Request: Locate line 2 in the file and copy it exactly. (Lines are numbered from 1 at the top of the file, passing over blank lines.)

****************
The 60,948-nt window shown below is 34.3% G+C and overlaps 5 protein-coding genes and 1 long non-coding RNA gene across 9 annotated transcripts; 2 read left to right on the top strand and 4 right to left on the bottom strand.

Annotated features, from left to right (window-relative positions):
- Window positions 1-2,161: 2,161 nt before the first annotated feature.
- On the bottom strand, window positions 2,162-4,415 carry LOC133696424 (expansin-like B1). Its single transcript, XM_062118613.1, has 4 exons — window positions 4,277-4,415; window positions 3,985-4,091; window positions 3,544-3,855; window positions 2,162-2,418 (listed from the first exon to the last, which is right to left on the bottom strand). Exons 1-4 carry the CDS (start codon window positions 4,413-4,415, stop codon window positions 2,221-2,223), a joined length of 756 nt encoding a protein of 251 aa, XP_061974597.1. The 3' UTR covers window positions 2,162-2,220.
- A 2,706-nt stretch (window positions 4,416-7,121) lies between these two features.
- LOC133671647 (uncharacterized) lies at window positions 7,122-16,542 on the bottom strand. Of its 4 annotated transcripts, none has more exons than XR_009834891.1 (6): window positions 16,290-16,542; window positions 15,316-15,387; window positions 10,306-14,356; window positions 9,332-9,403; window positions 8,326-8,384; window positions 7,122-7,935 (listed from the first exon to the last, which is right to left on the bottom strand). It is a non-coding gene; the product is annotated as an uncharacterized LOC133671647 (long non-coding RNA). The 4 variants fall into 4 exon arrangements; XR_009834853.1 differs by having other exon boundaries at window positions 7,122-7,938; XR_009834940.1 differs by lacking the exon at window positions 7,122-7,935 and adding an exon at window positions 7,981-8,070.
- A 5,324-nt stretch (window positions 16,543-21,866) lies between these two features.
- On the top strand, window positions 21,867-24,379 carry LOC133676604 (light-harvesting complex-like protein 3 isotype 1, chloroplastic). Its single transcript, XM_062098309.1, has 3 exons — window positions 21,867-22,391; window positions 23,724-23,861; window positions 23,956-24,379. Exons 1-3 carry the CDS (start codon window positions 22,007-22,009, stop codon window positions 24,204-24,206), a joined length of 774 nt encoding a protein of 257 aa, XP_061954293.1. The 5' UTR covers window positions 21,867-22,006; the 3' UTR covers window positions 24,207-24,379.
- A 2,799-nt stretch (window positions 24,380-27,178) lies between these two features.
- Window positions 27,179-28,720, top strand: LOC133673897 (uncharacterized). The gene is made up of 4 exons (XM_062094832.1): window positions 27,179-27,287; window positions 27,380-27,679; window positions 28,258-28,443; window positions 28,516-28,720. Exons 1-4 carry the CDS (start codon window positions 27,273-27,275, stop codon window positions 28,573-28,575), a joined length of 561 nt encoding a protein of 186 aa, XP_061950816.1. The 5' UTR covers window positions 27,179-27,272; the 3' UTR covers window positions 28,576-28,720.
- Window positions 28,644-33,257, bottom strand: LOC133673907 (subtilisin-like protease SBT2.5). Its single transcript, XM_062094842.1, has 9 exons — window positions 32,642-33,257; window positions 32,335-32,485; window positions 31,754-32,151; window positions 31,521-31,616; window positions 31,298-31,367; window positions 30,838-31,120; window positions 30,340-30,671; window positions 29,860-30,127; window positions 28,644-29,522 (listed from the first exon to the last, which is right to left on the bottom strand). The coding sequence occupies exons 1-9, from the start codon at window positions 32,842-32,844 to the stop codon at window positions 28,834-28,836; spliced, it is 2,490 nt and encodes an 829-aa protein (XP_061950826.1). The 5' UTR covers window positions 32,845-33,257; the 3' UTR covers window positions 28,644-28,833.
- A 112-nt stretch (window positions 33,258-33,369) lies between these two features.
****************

Annotated features, from left to right (window-relative positions):